Pedro Almodóvar’s “Parallel Mothers” (Sony Classics), with Penélope Cruz, will open Venice, while Cruz also stars in “Official Competition,” a Spanish comedy directed by Gaston Duprat and Mariano Cohn that also stars Antonio Banderas. And Chilean director Pablo Larrain, whose previous English-language film was “Jackie,” with Natalie Portman as Jackie Kennedy, returns with another (presumably adventurous) biopic of an iconic woman, “Spencer,” starring Kristen Stewart as Princess Diana. (Neon and Topic Studios are handling the U.S. release.)
Ridley Scott will also have a Venice premiere for “The Last Duel” (20th Century), a period drama co-written by and starring Matt Damon that will serve as the first of the director’s two 2021 films, to be followed by the fact-based Lady Gaga vehicle “The House of Gucci” (United Artists Releasing), which has yet to announce its premiere. Edgar Wright also has two films this year: The first was his Sundance documentary “The Sparks Brothers,” and the second will be “Last Night in Soho” (Focus), a psychological horror film with Thomasin McKenzie and Anya Taylor-Joy. And Focus will showcase “The Card Counter,” a gambling drama starring Oscar Isaac and Tiffany Haddish that’s written and directed by Paul Schrader, whose last film, 2017’s “First Reformed,” was one of the best of his lengthy career.
The Telluride Film Festival doesn’t announce its lineup until the day before it begins, asking film lovers to take it on faith that the two or three dozen films it selects will represent the cream of the crop. But the Hollywood rumor mill works overtime in the weeks leading up to Telluride, and this year it suggests that the festival’s premieres may well include the Joaquin Phoenix drama ‘C’mon C’mon” (A24) from “Beginners” and “20th Century Woman” director Mike Mills; “King Richard” (Warner Bros.) with Will Smith starring as Serena and Venus Williams’ father; and “Cyrano” (United Artists Releasing), Joe Wright’s adaptation of the 2018 stage musical version of “Cyrano de Bergerac,” starring Peter Dinklage.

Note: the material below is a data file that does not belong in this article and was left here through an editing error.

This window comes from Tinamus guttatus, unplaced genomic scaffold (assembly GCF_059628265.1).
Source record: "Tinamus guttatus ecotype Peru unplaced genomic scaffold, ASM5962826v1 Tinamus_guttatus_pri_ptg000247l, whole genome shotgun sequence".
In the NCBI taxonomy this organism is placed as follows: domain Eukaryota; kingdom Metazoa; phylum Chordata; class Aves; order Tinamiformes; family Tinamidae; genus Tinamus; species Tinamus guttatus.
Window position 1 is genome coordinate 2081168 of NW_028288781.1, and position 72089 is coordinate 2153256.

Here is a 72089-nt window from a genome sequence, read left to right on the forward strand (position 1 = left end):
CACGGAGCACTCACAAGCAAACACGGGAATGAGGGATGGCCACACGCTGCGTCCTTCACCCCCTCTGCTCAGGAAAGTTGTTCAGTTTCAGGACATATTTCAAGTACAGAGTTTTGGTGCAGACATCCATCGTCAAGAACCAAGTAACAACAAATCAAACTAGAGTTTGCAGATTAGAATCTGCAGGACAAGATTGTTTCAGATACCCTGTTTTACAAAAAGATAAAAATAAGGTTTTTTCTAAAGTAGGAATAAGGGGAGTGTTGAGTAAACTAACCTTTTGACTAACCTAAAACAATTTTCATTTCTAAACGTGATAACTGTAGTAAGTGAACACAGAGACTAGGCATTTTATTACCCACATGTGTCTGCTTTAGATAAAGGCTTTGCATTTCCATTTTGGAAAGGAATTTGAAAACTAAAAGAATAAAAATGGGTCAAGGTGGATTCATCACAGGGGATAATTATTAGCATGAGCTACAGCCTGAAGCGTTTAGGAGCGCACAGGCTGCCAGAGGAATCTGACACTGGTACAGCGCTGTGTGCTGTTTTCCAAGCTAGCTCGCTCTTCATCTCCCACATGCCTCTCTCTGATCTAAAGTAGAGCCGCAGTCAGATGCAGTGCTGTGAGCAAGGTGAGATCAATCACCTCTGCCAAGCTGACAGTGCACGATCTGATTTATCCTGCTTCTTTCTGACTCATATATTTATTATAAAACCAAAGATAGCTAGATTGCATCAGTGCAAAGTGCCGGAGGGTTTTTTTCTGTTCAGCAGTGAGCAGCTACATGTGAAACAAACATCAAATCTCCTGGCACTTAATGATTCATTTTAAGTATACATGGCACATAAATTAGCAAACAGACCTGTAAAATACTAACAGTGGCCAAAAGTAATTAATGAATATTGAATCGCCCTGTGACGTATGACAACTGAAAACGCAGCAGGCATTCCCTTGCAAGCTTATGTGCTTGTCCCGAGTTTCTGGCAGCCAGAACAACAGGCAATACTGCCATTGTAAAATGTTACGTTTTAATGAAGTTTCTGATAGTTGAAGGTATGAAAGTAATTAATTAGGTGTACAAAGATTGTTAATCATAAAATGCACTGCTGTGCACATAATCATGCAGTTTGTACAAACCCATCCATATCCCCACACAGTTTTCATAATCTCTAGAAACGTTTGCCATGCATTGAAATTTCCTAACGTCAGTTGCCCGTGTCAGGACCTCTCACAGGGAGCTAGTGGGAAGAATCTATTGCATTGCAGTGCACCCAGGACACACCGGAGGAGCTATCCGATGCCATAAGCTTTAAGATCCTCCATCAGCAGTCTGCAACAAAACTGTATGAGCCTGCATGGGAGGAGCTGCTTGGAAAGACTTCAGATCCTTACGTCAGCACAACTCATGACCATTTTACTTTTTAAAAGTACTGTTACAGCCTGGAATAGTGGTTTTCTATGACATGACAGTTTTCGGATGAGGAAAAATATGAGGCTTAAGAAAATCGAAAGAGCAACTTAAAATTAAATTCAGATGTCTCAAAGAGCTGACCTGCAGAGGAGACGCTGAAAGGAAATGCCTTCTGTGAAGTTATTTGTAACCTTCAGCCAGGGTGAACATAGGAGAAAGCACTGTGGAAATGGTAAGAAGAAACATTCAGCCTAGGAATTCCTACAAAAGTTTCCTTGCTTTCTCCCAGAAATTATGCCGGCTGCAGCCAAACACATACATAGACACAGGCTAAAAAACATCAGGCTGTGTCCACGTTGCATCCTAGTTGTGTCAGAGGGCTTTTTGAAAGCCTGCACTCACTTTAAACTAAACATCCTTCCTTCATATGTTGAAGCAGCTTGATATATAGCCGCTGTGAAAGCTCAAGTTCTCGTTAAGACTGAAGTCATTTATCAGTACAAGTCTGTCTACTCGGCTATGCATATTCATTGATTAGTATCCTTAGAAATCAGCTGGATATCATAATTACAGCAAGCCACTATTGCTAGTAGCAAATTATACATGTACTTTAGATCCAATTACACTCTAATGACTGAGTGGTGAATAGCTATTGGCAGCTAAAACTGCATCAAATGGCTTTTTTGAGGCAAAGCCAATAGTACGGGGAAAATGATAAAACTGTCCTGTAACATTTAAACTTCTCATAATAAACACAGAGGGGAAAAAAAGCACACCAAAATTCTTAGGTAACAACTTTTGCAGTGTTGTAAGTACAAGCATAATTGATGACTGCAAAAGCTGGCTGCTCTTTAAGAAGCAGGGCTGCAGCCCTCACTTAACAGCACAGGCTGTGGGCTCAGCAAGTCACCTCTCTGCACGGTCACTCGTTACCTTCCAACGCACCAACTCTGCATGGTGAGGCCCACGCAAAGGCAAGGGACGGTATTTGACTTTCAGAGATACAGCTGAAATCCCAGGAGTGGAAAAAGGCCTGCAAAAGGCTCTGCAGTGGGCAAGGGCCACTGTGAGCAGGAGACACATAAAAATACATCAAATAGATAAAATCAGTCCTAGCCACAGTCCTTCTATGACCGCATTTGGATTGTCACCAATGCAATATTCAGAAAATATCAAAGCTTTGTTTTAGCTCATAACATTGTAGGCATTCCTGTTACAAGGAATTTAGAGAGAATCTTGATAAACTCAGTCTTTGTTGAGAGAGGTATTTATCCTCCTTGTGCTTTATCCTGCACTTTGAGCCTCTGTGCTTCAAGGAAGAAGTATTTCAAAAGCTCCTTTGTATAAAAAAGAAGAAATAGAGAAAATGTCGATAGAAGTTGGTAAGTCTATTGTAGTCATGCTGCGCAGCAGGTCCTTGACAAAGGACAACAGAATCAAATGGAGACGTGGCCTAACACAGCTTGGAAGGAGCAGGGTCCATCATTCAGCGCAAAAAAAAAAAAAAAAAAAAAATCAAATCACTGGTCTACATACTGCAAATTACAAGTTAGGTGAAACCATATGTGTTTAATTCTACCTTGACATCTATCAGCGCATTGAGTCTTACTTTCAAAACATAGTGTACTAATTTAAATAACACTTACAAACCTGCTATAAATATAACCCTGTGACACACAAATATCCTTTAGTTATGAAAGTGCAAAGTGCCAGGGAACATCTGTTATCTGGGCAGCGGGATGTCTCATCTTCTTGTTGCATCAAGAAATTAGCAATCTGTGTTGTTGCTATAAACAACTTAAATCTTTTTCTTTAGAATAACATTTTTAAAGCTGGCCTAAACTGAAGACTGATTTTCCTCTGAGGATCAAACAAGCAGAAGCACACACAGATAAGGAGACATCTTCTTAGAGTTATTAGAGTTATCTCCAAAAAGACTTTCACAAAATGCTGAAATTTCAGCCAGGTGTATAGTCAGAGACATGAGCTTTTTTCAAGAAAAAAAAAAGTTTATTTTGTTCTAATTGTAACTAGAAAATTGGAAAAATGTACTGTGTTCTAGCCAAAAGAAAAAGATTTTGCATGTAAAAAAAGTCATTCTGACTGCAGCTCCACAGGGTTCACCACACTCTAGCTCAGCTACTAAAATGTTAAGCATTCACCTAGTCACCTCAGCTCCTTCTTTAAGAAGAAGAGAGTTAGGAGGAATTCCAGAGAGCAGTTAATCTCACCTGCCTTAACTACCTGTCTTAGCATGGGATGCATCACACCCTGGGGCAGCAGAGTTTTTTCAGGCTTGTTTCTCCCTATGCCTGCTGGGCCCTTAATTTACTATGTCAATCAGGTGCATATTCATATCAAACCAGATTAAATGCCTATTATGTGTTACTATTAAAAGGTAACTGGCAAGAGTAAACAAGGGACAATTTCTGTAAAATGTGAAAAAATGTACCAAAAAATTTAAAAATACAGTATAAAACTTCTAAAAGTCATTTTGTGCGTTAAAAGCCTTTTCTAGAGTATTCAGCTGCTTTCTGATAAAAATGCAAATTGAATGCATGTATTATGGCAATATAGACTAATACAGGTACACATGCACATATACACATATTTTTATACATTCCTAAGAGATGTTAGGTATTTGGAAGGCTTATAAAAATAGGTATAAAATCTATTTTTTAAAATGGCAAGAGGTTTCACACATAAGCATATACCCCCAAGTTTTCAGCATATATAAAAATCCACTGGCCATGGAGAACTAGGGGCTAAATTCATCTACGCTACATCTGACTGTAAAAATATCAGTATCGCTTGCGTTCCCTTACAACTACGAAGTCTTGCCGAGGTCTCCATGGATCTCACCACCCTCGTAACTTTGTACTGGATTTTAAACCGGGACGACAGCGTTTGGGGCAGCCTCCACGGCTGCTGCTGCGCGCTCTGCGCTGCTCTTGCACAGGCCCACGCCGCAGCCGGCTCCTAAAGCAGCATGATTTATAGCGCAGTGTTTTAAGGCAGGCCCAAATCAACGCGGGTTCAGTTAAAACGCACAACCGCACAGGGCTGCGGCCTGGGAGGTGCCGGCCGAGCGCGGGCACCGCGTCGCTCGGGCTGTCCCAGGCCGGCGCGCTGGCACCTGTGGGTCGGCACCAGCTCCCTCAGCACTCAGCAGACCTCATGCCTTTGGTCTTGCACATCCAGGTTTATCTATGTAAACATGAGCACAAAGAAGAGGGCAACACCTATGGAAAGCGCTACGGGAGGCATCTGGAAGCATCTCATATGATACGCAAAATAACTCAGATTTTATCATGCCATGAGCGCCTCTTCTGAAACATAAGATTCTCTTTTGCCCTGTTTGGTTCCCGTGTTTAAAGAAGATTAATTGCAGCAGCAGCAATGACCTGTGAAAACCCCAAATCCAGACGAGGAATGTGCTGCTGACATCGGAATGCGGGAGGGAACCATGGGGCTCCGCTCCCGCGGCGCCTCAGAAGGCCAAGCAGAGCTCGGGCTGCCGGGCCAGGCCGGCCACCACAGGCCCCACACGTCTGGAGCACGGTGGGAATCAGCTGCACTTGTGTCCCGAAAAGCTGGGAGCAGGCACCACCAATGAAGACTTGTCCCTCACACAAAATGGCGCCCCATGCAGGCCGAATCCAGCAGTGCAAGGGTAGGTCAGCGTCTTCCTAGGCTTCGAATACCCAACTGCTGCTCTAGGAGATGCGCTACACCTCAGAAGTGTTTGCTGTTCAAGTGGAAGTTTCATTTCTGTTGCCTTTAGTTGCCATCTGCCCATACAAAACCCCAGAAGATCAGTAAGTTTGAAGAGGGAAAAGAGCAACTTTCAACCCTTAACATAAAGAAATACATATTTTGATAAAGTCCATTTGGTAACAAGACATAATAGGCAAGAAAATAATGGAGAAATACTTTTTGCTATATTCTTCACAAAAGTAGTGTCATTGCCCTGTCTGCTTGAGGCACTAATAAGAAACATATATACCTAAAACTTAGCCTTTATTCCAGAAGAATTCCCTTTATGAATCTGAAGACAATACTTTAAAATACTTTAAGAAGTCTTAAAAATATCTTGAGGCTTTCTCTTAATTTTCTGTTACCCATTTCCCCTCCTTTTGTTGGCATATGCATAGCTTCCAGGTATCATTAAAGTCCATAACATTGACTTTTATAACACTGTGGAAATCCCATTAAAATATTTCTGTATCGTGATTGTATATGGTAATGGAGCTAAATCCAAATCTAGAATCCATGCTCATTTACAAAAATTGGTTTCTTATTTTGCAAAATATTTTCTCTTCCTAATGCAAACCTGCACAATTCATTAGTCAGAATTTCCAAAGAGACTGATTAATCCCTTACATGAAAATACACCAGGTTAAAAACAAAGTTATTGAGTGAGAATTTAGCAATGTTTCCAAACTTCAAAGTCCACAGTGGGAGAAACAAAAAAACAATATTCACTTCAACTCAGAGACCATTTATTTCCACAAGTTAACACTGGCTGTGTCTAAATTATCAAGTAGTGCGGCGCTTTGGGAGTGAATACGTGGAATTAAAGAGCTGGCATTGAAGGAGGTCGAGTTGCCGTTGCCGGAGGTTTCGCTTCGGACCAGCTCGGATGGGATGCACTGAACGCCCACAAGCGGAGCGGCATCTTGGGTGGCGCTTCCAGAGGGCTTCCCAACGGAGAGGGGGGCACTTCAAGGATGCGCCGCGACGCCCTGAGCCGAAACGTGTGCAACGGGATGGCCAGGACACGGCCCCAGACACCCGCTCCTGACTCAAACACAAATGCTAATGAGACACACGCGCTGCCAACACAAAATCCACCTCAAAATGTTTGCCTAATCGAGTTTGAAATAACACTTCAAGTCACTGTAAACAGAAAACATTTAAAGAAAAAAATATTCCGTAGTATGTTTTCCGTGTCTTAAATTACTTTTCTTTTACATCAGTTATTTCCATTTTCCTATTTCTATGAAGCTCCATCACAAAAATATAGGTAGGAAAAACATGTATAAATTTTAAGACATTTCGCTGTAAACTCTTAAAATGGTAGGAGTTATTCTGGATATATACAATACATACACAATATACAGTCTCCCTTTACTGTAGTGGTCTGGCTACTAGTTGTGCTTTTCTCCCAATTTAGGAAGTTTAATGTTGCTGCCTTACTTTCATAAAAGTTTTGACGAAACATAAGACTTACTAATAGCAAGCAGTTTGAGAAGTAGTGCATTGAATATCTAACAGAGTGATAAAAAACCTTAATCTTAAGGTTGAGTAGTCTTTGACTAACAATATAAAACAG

(But check back on Sept. 2 to see if those are indeed Telluride premieres, and to know the full lineup.)
As usual, Toronto will be the biggest of the three festivals, and it will screen a lot of the films that have premiered in Venice and Telluride. The Canadian fest’s world premieres include Stephen Chbosky’s opening-night film of the Broadway smash “Dear Evan Hansen” (Universal); Kenneth Branagh’s “Belfast” (Focus), a coming-of-age story set in 1960s Northern Ireland; Michael Showalter’s “The Eyes of Tammy Faye” (Searchlight), with Jessica Chastain as Tammy Faye Baker; Barry Levinson’s “The Survivor,” with Ben Foster as real-life Auschwitz survivor Harry Haft; and Antoine Fuqua’s “The Guilty” (Netflix) with Jake Gyllenhaal and Ethan Hawke in an adaptation of a 2018 Danish thriller that takes place inside a single room.
Some of those films will likely be in the thick of the Oscar race for Best Picture; others, maybe most of them, will fall by the wayside before awards voting begins at the end of the year. They’ll be facing a few films that have already been released, including “CODA” (AppleTV+) and Cannes releases from Wes Anderson (Searchlight’s “The French Dispatch”) and Tom McCarthy (Focus’ “Stillwater”).
And once again, all the contenders will face a long and confusing period given the uncertainty around live events, virtual screenings and Q&As and a season that won’t end until late March. That’s a month later than usual, even if it is a month earlier than the 2020 season.
So here comes the 2021 awards season. We know it’ll be another weird one — but at least we can hope it won’t be quite as weird as 2020, can’t we?